Date of Award


Document Type

Honors Thesis (Open Access)


Colby College. Psychology Dept.


Thane S. Pittman


In their theory of self-verification, Swann and Read’s (1981) postulate that people like feedback that is consistent with their self-concept. Researchers have yet to examine what happens when two individuals are both seeking feedback from each other to verify their self-concept on the same domain. When individuals are competing against someone to verify a similarly held self-concept, they should try to seek more polarized feedback, especially when the domain is highly important. In two experiments, participants expected to receive computer feedback on their responses to identity-related questions, either based on their own responses or on how they compared to the other participants. In Experiment 1, participants who were competing on a domain of high importance sought more positive feedback, and sought more neutral feedback on a domain of low importance. Experiment 2, in which participants evaluated domains of negative self-concept, failed to yield any significant results. The evidence of extreme feedback-seeking on positive, important domains when competing for identity has important implications for detrimental identity-confirming processes in clinical populations that may inhibit recovery. Overall, this highlights the importance of considering the self-verification processes of both partners in an interaction.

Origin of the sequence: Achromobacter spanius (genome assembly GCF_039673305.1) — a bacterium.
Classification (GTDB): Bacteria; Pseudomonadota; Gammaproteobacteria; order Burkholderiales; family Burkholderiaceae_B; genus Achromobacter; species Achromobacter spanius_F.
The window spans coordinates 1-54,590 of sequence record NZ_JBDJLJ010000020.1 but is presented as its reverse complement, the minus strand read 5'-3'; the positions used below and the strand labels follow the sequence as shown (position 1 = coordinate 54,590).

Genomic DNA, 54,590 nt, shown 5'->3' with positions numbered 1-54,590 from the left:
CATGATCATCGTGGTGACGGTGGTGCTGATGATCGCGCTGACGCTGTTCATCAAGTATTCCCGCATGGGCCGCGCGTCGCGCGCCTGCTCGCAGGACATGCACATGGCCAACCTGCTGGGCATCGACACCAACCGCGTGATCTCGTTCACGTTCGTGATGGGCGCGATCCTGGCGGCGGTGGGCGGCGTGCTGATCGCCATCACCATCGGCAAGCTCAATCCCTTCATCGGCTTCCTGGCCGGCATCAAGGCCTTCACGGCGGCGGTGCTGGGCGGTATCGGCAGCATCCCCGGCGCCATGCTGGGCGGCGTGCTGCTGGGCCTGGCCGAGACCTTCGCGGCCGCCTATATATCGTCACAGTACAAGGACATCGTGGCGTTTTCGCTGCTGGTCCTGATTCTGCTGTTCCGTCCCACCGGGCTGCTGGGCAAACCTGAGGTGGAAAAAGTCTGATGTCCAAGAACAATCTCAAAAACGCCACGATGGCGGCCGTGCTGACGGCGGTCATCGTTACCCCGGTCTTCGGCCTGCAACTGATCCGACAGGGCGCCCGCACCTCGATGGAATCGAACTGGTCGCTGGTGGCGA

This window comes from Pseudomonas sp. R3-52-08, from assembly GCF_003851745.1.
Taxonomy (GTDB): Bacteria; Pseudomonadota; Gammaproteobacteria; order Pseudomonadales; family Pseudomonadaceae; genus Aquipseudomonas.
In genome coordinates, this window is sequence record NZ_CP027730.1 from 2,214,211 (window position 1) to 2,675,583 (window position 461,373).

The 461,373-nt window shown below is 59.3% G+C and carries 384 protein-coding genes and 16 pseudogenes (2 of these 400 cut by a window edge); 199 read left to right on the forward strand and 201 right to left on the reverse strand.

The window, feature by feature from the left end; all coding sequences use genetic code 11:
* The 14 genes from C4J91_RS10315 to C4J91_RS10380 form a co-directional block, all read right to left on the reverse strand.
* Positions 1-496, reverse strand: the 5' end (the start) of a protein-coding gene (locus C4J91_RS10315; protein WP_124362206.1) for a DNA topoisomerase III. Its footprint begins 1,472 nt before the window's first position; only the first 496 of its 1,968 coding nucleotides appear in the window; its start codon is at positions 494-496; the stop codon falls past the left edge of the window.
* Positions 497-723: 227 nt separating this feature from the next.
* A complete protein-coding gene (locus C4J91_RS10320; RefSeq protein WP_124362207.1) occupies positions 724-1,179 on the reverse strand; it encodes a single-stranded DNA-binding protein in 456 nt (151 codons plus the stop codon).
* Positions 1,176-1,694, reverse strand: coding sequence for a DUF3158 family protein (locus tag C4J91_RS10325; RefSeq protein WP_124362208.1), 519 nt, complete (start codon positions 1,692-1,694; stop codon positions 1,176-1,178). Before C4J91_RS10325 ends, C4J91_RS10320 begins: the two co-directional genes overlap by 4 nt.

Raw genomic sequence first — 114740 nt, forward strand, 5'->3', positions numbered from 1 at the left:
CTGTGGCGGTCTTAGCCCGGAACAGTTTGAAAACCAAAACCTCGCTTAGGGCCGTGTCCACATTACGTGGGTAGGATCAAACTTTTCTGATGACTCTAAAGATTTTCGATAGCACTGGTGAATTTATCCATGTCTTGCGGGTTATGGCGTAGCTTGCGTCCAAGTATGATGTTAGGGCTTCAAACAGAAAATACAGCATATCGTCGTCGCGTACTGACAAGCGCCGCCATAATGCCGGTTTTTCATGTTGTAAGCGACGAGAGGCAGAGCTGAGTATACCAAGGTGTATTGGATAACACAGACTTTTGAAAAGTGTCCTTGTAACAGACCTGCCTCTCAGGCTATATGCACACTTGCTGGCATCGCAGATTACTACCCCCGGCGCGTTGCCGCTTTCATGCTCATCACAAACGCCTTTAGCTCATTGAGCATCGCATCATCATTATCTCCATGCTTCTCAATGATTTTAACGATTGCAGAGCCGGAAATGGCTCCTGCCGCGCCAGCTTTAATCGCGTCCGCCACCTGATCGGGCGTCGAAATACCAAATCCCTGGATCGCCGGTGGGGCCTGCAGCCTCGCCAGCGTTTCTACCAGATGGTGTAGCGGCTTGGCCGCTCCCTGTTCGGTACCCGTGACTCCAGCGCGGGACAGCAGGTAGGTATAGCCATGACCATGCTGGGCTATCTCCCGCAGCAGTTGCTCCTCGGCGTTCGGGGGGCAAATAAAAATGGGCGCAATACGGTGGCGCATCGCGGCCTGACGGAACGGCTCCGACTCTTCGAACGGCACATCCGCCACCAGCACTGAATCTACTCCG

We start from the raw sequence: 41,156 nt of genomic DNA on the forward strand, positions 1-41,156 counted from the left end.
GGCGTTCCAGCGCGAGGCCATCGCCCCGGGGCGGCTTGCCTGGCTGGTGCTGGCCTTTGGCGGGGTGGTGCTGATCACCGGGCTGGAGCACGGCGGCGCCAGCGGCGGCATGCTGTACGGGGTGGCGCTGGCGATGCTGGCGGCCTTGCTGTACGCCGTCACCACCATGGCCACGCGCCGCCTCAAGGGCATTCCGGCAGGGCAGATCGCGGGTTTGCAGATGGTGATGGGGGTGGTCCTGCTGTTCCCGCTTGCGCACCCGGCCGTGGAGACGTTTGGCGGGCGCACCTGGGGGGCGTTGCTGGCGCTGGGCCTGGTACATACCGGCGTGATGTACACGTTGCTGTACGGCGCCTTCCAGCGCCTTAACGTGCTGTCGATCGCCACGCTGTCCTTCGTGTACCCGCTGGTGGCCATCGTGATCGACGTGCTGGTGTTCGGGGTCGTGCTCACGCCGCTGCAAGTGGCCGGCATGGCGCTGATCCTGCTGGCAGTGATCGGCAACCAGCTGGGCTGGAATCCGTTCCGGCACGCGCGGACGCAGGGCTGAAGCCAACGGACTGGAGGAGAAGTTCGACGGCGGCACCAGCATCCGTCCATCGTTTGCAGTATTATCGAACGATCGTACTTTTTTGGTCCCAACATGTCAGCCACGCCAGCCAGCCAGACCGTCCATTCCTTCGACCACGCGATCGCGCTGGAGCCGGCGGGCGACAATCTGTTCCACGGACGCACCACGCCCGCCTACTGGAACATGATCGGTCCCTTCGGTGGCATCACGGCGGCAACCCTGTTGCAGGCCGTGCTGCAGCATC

self-verification, identity, self-concept, competition, interpersonal interaction